Compensation and benefit policy

When workers are injured or people with disabilities are unable to work, they usually turn to compensation and benefit systems for the income and other supports they need to deal with the physical, emotional and financial consequences of the injury or illness. Like most benefit payment systems, Canada’s workers’ compensation and disability support systems are complex and sometimes give rise to disputes. Institute for Work & Health (IWH) research in this area aims to help point the way forward by finding out what is working (and what is not) in the world of public- and private-sector disability support programs, including workers’ compensation, public pension and unemployment programs for people with disabilities.

Latest news and findings

Excellence written on road way

WSIB Health & Safety Excellence Program makes use of IWH safety culture measure

A version of the IWH-Organizational Performance Metric (IWH-OPM) is used by Ontario’s Workplace Safety and Insurance Board (WSIB) to let workplaces in its Health and Safety Excellence Program measure their safety culture against a benchmark. The measure also allows the compensation agency to track trends in safety culture over time among participating organizations.

Read about this use of research
A blurry image of a hospital waiting room

IWH links ER and workers’ comp claims data, finds important patterns in under-reporting

Over a third of work-related injuries and illnesses treated in Ontario hospital emergency rooms (ERs) don’t get reported as Workplace Safety and Insurance Board (WSIB) claims. That’s according to a recent Institute for Work & Health (IWH) data linkage study that found notable patterns in work-related injury reporting and under-reporting—including a change in reporting levels following the 2008/09 global financial crisis.

Read about the study findings
A doctor speaks to a patient, who's out of frame

Registration now open for Spring 2022 session of Project ECHO OEM

Are you an Ontario primary health-care provider who treats or supports patients with injuries and illnesses that affect their ability to work? Project ECHO OEM is a telementoring program on occupational and environmental medicine set up just for you. Learn about best practices to better support patients in recovery and return to work or stay at work. Sessions are held via videoconference each Friday from April 22 to July 15, 2022. Registration is ongoing.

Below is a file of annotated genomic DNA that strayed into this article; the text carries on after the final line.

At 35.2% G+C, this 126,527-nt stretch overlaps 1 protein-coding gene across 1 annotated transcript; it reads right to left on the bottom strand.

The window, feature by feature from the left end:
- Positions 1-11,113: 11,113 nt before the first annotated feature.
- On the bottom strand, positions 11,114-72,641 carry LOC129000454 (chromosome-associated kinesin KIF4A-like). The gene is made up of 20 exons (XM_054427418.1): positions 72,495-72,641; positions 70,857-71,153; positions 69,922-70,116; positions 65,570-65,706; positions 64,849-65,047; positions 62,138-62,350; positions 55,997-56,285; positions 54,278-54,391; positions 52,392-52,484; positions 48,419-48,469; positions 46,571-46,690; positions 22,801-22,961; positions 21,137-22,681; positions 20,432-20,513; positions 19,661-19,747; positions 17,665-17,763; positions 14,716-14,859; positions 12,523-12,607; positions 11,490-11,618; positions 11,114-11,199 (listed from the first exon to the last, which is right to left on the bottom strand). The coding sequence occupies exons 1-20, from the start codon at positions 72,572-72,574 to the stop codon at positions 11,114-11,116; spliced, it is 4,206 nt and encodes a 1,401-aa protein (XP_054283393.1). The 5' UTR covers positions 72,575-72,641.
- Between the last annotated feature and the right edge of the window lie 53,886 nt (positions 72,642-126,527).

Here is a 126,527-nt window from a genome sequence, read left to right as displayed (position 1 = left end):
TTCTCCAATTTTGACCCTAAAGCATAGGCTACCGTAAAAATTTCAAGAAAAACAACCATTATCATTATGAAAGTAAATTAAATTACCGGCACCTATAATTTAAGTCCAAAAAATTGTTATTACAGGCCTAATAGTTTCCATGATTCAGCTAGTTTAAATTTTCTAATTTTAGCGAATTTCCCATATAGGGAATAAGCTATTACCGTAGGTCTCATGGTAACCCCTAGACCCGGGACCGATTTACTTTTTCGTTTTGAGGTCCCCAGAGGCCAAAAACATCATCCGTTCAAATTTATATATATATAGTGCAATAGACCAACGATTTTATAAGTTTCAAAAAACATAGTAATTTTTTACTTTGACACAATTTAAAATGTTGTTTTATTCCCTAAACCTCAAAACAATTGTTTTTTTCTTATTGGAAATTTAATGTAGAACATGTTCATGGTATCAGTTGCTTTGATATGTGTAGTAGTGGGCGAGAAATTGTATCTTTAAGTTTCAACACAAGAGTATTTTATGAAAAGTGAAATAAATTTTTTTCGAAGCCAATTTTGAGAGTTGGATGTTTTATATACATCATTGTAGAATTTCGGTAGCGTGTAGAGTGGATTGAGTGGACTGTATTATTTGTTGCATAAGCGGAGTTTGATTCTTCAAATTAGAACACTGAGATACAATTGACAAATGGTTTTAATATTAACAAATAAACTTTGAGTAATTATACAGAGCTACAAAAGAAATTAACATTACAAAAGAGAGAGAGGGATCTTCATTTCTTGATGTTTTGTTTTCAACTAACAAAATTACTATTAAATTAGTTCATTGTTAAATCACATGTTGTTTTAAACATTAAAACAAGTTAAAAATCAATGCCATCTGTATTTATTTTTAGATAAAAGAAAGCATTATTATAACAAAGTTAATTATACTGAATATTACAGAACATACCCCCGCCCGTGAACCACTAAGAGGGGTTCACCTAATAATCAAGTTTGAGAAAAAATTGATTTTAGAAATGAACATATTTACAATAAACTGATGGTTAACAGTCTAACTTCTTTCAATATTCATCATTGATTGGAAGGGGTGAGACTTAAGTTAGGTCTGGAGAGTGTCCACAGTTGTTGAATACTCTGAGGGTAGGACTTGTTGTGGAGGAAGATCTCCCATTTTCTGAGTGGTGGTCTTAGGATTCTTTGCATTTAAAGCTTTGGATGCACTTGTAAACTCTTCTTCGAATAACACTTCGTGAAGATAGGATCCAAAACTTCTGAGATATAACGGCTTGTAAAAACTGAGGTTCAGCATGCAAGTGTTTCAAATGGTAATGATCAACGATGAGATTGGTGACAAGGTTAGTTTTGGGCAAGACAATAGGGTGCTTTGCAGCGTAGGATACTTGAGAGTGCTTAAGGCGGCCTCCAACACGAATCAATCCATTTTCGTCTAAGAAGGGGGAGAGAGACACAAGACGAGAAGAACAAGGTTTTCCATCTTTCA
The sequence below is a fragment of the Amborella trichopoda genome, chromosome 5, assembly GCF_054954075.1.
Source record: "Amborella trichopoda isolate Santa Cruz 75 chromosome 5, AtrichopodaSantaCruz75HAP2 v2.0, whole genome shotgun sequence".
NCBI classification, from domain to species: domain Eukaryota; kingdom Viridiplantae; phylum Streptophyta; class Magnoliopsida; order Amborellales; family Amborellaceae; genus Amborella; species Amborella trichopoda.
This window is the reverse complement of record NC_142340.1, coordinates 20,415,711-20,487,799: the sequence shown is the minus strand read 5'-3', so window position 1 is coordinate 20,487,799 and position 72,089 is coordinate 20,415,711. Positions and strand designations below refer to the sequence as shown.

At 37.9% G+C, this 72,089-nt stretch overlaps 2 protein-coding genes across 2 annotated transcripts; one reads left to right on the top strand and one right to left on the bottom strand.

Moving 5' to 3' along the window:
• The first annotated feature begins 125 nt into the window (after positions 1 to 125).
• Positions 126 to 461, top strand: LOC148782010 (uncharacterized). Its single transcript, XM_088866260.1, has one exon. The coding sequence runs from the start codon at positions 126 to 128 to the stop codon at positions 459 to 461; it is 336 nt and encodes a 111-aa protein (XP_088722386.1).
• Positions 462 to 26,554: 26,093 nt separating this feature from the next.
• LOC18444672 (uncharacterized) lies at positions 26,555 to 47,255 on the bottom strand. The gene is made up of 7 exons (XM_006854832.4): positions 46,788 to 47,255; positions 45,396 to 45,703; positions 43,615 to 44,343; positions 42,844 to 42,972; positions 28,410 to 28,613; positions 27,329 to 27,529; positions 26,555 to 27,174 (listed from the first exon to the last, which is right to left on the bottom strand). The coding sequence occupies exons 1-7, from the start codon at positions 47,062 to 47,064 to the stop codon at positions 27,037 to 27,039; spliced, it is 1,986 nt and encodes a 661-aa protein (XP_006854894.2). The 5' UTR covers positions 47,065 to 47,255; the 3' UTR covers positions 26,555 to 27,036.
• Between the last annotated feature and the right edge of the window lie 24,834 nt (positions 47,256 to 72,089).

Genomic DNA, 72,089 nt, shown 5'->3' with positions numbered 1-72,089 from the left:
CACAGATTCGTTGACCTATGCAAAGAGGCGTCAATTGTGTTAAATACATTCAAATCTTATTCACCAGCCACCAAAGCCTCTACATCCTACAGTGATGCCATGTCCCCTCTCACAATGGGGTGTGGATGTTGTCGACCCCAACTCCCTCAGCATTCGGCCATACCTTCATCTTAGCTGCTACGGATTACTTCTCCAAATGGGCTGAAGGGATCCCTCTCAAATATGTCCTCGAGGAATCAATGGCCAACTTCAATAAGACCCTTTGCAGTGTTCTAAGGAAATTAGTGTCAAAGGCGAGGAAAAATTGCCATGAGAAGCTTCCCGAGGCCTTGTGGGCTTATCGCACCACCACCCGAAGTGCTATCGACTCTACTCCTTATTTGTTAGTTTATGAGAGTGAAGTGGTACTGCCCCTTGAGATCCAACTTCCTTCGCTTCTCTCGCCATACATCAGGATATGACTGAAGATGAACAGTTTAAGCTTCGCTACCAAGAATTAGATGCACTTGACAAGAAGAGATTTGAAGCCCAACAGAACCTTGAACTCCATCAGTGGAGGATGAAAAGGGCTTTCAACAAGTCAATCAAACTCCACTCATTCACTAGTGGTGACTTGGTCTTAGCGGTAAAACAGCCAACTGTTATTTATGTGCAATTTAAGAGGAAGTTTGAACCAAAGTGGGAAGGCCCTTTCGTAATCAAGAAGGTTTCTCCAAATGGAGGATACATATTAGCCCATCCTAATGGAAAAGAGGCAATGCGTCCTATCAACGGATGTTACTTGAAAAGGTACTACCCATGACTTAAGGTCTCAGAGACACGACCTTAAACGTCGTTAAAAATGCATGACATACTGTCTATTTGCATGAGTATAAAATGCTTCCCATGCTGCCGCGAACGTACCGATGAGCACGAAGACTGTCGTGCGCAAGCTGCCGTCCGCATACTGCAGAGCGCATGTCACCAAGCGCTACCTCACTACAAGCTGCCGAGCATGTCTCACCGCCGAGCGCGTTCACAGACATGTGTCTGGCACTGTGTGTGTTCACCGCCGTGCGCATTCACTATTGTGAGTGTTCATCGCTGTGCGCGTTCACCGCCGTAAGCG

Find out about the project and register
Fracking rig workers in BC climb tower

IWH Speaker Series presentation: the nature and extent of claim suppression in B.C.

A new IWH Speaker Series season is around the corner. To start off the season on Tuesday, September 28, presenters Dr. Ron Saunders, an adjunct scientist at IWH, and John O’Grady, a partner at Prism Economics and Analysis, share their research estimating the nature and extent of claim suppression in British Columbia. Find out more on the events page.

Go to the event page
An out-of-frame doctor talks to someone on a laptop screen

IWH set to launch telementoring project on occupational medicine for health professionals

Frontline health-care providers play an important role in helping people return to work following a work-related injury or illness. But family doctors and other frontline practitioners may lack familiarity with the workers’ compensation system and return-to-work processes. A new telementoring project is being launched in Ontario to address this skills gap. Project ECHO on Occupational and Environmental Medicine, to be hosted by the Institute for Work & Health (IWH), will launch in the fall. It will be the first such project on occupational medicine, using the innovative hub-and-spoke health-care mentoring model called ECHO—short for Extension for Community Healthcare Outcomes—that’s now used around the world.

Find out more